Sunday, December 2, 2012

Laughing Matters

This is a video of a naked wizard with a micro-penis being repeatedly tased by policemen.  More on that later. 

So the common law makes a lot of use of a concept called "reasonableness."  I think lawyers like to pretend that this is a very precise term of art with different, clear meanings in different situations, but the fact is that is crap.  There's been manful work in trying to convert "reasonable" into a more objective standard -- several federal appellate judges have tried to make "reasonable," in the context of the tort of negligence, mean something like "cognizant of the cost-justified level of risk," for example -- but the fact of the matter is we frequently throw jury instructions to people that basically say, "Do you think the defendant acted reasonably?  Reasonable means acting in a manner that is..." followed by vague bullshit. 

And that's all fine.  The law is never going to produce outcomes with mechanical certainty, there is plenty of room for vague concepts.  But why this vague concept?  Is it unique?  What are the outlines of this "reasonableness?"  Well, we can all agree that there is behavior the bulk of people think is reasonable, there is behavior a majority of people think is reasonable, there is behavior people disagree about, and there is behavior a large or small majority of people think is unreasonable.  For most actions (most things that are done, I mean, not most kinds of actions), there is probably majority agreement about whether the action is reasonable (in a single society, anyway).  And there are probably a lot of cultural, factual, random, and very human factors going into that judgment.  So great.

The problem is, that seems very similar to a lot of human concepts: compare thinking about whether stuff is "reasonable" to thinking about whether it is disgusting, funny, sexy, etc.  But the law is really loathe to use those concepts.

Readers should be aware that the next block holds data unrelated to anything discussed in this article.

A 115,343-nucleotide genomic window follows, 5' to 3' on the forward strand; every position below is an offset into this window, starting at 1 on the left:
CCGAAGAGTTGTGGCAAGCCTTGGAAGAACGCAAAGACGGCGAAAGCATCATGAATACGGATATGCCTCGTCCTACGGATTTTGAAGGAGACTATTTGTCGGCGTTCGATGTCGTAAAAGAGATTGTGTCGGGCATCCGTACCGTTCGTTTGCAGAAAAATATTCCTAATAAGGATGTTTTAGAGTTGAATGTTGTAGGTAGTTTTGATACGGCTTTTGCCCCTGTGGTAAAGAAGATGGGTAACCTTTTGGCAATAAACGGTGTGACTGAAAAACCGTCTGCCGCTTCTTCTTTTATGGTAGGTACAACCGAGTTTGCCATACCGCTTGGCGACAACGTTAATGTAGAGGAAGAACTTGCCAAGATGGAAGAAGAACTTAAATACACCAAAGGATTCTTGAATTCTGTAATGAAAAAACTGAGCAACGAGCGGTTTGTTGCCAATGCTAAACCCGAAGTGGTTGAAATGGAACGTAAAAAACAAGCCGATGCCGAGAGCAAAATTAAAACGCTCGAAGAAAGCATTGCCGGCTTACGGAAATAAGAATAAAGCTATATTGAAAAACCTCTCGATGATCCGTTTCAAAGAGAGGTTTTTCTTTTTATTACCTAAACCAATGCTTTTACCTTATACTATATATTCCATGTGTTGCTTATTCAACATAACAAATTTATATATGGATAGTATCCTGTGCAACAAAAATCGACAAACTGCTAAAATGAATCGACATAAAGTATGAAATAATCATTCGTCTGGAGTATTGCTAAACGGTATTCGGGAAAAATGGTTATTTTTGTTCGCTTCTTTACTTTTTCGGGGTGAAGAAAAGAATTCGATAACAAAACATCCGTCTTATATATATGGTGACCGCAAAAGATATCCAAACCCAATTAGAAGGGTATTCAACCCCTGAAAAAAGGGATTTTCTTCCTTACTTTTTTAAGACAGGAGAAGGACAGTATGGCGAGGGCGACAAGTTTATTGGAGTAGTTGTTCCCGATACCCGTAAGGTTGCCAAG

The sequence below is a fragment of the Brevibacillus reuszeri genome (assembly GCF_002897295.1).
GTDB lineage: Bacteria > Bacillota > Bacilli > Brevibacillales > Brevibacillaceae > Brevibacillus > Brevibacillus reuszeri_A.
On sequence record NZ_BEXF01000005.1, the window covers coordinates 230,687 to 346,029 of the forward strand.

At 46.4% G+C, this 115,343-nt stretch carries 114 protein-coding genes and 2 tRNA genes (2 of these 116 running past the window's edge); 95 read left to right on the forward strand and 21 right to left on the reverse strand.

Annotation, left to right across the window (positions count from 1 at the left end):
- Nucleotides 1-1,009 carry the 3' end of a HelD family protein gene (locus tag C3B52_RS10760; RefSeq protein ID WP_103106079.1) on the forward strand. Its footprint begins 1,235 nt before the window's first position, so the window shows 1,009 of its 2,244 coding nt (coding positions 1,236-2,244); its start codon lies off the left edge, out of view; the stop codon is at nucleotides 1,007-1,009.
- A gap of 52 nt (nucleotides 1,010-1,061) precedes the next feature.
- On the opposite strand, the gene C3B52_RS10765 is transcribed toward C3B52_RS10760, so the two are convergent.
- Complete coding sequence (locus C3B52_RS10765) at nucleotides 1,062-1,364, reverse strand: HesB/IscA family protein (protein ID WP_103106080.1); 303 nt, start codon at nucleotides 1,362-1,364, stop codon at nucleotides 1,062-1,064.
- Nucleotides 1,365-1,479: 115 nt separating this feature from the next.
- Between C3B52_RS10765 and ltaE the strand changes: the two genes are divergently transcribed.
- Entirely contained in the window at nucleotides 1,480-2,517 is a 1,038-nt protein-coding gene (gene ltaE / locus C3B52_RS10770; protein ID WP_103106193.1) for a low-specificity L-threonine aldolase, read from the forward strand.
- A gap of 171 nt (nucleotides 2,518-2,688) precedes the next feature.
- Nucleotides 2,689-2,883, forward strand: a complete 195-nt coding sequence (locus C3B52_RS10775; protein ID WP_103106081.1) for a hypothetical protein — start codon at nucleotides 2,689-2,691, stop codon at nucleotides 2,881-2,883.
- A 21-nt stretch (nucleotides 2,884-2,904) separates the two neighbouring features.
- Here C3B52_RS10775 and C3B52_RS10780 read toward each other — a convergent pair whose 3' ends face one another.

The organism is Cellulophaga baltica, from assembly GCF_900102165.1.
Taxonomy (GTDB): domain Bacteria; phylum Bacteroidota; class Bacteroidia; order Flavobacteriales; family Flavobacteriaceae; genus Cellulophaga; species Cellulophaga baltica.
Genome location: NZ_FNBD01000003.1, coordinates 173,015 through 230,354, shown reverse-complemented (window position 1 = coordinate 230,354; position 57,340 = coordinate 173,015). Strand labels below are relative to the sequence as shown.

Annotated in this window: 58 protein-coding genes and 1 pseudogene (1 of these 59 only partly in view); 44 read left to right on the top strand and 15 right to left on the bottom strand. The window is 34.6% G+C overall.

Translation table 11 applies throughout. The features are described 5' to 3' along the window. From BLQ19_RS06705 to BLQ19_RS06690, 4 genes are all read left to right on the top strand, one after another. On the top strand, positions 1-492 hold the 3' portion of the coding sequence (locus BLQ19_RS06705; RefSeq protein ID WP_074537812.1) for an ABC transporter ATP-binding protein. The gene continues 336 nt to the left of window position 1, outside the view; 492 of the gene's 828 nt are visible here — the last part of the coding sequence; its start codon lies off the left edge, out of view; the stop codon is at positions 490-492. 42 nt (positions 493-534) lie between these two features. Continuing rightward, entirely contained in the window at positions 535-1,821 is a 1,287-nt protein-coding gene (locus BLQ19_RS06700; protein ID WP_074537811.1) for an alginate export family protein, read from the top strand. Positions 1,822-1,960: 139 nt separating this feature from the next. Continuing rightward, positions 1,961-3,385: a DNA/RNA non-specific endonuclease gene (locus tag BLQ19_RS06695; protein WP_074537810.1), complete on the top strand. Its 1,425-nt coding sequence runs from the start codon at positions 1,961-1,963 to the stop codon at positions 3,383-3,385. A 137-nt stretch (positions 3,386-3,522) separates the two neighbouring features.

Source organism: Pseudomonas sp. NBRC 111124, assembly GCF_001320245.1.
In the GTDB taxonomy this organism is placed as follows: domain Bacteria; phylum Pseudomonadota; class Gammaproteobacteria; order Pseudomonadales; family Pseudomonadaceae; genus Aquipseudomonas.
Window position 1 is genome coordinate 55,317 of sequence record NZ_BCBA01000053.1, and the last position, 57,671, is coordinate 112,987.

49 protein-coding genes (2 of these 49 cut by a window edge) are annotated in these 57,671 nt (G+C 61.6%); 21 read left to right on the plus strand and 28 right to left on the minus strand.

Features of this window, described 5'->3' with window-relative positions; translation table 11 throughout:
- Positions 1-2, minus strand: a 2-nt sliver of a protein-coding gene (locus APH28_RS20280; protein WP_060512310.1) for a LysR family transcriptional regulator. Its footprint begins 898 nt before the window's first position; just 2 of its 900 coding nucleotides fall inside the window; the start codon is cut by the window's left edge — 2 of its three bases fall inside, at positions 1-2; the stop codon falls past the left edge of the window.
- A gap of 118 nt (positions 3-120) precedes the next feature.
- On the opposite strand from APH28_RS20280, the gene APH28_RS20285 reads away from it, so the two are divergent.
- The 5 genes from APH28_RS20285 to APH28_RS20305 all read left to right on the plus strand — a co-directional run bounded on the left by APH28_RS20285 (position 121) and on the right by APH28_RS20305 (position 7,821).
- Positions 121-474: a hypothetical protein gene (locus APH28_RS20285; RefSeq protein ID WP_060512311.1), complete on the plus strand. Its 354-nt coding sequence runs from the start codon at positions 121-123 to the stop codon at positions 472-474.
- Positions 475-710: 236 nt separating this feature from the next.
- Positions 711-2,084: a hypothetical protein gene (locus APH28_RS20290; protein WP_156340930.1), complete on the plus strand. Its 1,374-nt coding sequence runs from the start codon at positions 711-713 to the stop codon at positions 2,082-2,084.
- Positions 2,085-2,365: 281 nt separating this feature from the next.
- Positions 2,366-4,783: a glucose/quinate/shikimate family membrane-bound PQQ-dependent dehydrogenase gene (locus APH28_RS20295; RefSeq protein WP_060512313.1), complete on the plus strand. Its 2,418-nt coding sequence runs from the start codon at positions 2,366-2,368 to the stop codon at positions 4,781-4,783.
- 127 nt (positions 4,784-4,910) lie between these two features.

Take funny.  Funny comes up in the law.  Whether something is satire matters for copyright purposes.  Whether someone is joking could matter for contract purposes (IE, did he make an offer to contract or was it just a joke).  But the law normally avoids engaging the question of humor directly: it just asks whether a reasonable person would have interpreted it as a joke or contract offer, it defines satire without reference to whether it is *successful* satire, etc. 

More interestingly, we could use "funny" as a concept by which to judge actions, like we do "reasonable."  We don't actually care if someone saw a tortfeasor commit an act of negligence and thought it was reasonable.  We only care whether his actions were, in some objective sense, reasonable.  It's an "objective" standard. 

So take the video of the naked wizard with a micro-penis prancing around a music festival until cops tase him.  Was that reasonable force?  I don't know!  But let's propose another standard: police are justified in using as much force as is reasonable or hilarious.  I think reasonable minds could disagree about whether the cops acted in a way that was reasonable, but they clearly acted in a way that was hilarious.  If you don't think a naked wizard with a micropenis being tased is funny then you, sir or madame, are a stick in the mud.  And maybe we can throw on another check, and get a law like: "force is justified when it is reasonable.  If it isn't clear whether it is reasonable, it is justified if it is hilarious.  If it still isn't clear, it is not justified if it is horrifying."  etc.  Rather than trying to parse close cases of reasonableness, we can set up a hierarchy of vague notions our society cares about and go down the list until it isn't a close case anymore.  I care more about living in a society where cops can't do things that are horrifying than I do living in a society where cops do things that are marginally reasonable to a random collection of jurors. 

This may be a really dumb idea. 

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